|US6104967 *||Jul 25, 1997||Aug 15, 2000||3M Innovative Properties Company||Fault-tolerant battery system employing intra-battery network architecture|
|US6114942 *||Aug 6, 1996||Sep 5, 2000||Kk Raychem||PTC device and battery pack using the same|
|US6117584 *||Jul 25, 1997||Sep 12, 2000||3M Innovative Properties Company||Thermal conductor for high-energy electrochemical cells|
|US6120930 *||Jul 25, 1997||Sep 19, 2000||3M Innovative Properties Corporation||Rechargeable thin-film electrochemical generator|
|US6124781 *||Sep 29, 1999||Sep 26, 2000||Bourns, Inc.||Conductive polymer PTC battery protection device and method of making same|
|US6146778 *||Jul 25, 1997||Nov 14, 2000||3M Innovative Properties Company||Solid-state energy storage module employing integrated interconnect board|
|US6235425||Dec 12, 1997||May 22, 2001||3M Innovative Properties Company||Apparatus and method for treating a cathode material provided on a thin-film substrate|
|US6239686||Aug 6, 1999||May 29, 2001||Therm-O-Disc, Incorporated||Temperature responsive switch with shape memory actuator|
|US6294977||Apr 21, 2000||Sep 25, 2001||Therm-O-Disc, Incorporated||Thermal switch assembly|
|US6340878 *||Oct 19, 2000||Jan 22, 2002||Motorola, Inc.||Silicon equivalent PTC circuit|
|US6342826||Aug 11, 1999||Jan 29, 2002||Therm-O-Disc, Incorporated||Pressure and temperature responsive switch assembly|
|US6362721||Aug 31, 1999||Mar 26, 2002||Tyco Electronics Corporation||Electrical device and assembly|
|US6426867 *||May 5, 2000||Jul 30, 2002||Wilson Greatbatch, Ltd.||Protection device having tapered ribs and method of assembling a battery with a protection device and an electrical component|
|US6517591||Dec 5, 2000||Feb 11, 2003||3M Innovative Properties Company||Apparatus and method for treating a cathode material provided on a thin-film substrate|
|US6548206||Jun 2, 2000||Apr 15, 2003||3M Innovative Properties Company||In-situ short-circuit protection system and method for high-energy electrochemical cells|
|US6569559||Jul 3, 2000||May 27, 2003||3M Innovative Properties Company||Method for transferring thermal energy and electrical current in thin-film electrochemical cells|
|US6570749||Sep 27, 2000||May 27, 2003||Advanced Battery Technology Ltd||Over-current and thermal protection device|
|US6641942||Sep 20, 2000||Nov 4, 2003||3M Innovative Properties Company||Solid-state energy storage module employing integrated interconnect board|
|US6771051 *||Jun 29, 2002||Aug 3, 2004||Motorola, Inc.||Thermally limited battery protection and charging circuit|
|US6797018||May 30, 2003||Sep 28, 2004||3M Innovative Properties Company||Solid-state energy storage module employing integrated interconnect board|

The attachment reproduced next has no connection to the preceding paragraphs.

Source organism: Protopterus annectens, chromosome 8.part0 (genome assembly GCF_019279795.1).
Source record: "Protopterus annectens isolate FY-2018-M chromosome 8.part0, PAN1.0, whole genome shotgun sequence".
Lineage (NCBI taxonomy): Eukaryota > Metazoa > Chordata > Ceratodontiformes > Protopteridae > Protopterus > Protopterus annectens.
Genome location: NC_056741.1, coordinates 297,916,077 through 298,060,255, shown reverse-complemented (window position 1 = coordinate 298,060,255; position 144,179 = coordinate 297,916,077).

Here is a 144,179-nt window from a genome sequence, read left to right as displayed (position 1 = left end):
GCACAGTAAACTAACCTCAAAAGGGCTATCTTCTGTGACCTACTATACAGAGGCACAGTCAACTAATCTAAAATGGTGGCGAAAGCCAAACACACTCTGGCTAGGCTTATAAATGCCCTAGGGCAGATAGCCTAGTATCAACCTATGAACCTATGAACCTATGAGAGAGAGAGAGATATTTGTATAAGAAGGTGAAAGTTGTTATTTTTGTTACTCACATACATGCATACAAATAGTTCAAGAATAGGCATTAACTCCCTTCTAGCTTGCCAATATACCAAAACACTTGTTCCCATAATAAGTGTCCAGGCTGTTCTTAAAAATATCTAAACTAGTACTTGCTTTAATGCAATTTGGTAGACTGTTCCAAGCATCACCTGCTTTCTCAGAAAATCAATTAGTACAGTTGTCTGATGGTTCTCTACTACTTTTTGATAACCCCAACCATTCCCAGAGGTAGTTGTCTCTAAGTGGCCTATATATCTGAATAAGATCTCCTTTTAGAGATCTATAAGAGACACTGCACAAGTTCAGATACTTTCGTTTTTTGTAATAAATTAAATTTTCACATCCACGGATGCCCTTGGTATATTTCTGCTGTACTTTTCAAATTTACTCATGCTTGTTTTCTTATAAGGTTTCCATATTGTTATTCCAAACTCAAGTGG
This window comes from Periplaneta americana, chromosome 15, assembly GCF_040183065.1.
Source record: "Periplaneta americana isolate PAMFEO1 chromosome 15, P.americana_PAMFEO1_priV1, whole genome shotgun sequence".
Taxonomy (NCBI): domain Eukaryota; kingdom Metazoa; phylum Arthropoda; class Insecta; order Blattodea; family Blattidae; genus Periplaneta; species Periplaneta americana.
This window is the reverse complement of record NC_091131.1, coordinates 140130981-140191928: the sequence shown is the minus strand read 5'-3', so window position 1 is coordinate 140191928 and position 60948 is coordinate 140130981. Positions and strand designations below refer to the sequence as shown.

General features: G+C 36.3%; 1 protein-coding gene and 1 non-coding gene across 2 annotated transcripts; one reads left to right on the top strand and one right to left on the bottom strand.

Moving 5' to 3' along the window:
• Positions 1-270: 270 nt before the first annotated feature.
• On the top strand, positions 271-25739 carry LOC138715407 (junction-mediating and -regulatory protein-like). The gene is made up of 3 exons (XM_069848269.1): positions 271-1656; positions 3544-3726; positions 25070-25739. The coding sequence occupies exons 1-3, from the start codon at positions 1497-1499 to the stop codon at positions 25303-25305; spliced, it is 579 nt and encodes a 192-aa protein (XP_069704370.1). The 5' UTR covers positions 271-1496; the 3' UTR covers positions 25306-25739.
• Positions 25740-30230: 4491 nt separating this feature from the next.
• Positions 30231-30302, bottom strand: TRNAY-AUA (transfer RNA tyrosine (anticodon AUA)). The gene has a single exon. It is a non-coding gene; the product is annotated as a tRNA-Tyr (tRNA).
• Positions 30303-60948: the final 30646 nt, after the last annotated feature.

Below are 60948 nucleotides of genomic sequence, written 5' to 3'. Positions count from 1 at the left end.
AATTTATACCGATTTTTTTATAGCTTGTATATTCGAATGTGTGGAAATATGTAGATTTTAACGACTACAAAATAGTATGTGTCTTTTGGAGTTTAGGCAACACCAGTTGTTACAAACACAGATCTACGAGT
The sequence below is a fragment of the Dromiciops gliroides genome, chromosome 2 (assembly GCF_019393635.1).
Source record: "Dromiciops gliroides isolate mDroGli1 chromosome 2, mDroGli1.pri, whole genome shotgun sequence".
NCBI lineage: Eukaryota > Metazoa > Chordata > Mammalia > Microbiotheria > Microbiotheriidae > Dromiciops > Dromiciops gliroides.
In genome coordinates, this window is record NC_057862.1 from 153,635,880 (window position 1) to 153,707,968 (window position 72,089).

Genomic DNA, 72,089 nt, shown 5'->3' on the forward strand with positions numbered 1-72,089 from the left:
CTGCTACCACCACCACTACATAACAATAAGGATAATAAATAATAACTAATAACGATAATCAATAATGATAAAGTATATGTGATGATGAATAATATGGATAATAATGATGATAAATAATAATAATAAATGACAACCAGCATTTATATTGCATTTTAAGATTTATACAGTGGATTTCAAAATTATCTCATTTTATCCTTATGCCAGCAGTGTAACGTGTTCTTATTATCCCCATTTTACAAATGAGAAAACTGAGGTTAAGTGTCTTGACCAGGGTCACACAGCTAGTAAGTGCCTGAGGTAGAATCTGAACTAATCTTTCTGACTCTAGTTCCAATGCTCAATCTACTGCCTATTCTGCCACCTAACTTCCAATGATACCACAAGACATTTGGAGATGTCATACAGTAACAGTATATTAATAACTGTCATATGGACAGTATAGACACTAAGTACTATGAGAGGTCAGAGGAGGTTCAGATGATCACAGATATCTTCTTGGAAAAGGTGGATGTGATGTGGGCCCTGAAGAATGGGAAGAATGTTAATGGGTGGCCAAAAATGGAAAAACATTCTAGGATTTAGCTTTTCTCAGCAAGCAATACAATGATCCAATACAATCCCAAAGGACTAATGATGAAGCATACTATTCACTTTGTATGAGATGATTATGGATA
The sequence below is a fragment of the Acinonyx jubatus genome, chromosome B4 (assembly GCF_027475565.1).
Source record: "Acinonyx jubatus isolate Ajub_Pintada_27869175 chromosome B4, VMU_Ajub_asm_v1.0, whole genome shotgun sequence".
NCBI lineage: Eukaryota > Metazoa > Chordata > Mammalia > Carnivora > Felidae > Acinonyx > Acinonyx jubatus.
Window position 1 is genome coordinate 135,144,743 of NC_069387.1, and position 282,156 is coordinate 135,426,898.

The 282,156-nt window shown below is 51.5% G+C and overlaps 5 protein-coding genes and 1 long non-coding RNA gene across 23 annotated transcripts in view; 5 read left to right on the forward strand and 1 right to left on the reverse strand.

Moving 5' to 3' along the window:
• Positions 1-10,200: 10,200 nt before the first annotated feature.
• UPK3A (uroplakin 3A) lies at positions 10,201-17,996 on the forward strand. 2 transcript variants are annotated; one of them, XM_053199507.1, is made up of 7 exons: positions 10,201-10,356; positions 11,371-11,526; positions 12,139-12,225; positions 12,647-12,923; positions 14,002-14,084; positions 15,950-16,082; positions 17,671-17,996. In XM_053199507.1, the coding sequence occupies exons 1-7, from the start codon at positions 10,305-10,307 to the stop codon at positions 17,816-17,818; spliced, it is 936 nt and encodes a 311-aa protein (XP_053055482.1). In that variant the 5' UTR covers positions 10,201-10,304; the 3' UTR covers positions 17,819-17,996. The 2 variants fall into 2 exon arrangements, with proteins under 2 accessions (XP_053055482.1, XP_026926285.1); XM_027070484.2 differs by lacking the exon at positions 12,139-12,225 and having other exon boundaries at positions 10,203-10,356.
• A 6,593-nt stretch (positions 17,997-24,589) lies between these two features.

|US7744405||Aug 28, 2003||Jun 29, 2010||Tyco Electronics Raychem K.K.||Conduction terminal and adapter for conduction terminal|
|US7972721 *||Feb 6, 2003||Jul 5, 2011||Panasonic Corporation||Method for manufacturing battery pack|
|US20040095097 *||Jun 29, 2002||May 20, 2004||Oglesbee John W.||Thermally limited battery protection and charging circuit|
|US20050112456 *||Feb 6, 2003||May 26, 2005||Matsushita Electric Industrial Co., Ltd.||Method for manufacturing battery pack|
|US20060215333 *||Aug 28, 2003||Sep 28, 2006||Katsuaki Suzuki||Conduction terminal and adapter for conduction terminal|
|US20060273876 *||Jun 2, 2005||Dec 7, 2006||Pachla Timothy E||Over-temperature protection devices, applications and circuits|
|US20100015522 *||May 11, 2006||Jan 21, 2010||Takashi Hasunuma||Sealing piece and battery pack using the same|
|EP0844622A1 *||Aug 6, 1996||May 27, 1998||K.K. Raychem||Ptc device and battery pack using the same|
|EP1014459A1 *||Jul 22, 1999||Jun 28, 2000||Robert Bosch Gmbh||Battery pack|
|EP1026761A1 *||Aug 25, 1999||Aug 9, 2000||Matsushita Electric Industrial Co., Ltd.||Secondary battery|
|EP1542296A1 *||Aug 28, 2003||Jun 15, 2005||Tyco Electronics Reychem K.K.||Conduction terminal and adapter for conduction terminal|
|WO1999005747A1 *||Jul 23, 1998||Feb 4, 1999||Minnesota Mining And Manufacturing Company||In situ short-circuit protection system and method for high-energy electrochemical cells|
|U.S. Classification||338/32.00R, 338/221|
|International Classification||H01M6/50, H01M10/50, H01M2/34|
|Cooperative Classification||H01M10/637, H01M2/348, H01M10/64, H01M10/613, H01M10/643, H01M2200/00, H01M2200/106, H01M2/34|
|European Classification||H01M10/50H, H01M10/50C2, H01M2/34T, H01M2/34|
|Apr 27, 1989||AS||Assignment|
Owner name: UNITED STATES OF AMERICA, THE, AS REPRESENTED BY T
Free format text: ASSIGNMENT OF ASSIGNORS INTEREST.;ASSIGNORS:DIMPAULT-DARCY, ERIC C.;BRAGG, BOBBY J.;REEL/FRAME:005078/0343
Effective date: 19890323
|Mar 9, 1994||FPAY||Fee payment|
Year of fee payment: 4
|May 21, 1998||FPAY||Fee payment|
Year of fee payment: 8
|Jun 11, 2002||REMI||Maintenance fee reminder mailed|
|Nov 27, 2002||LAPS||Lapse for failure to pay maintenance fees|
|Jan 21, 2003||FP||Expired due to failure to pay maintenance fee|
Effective date: 20021127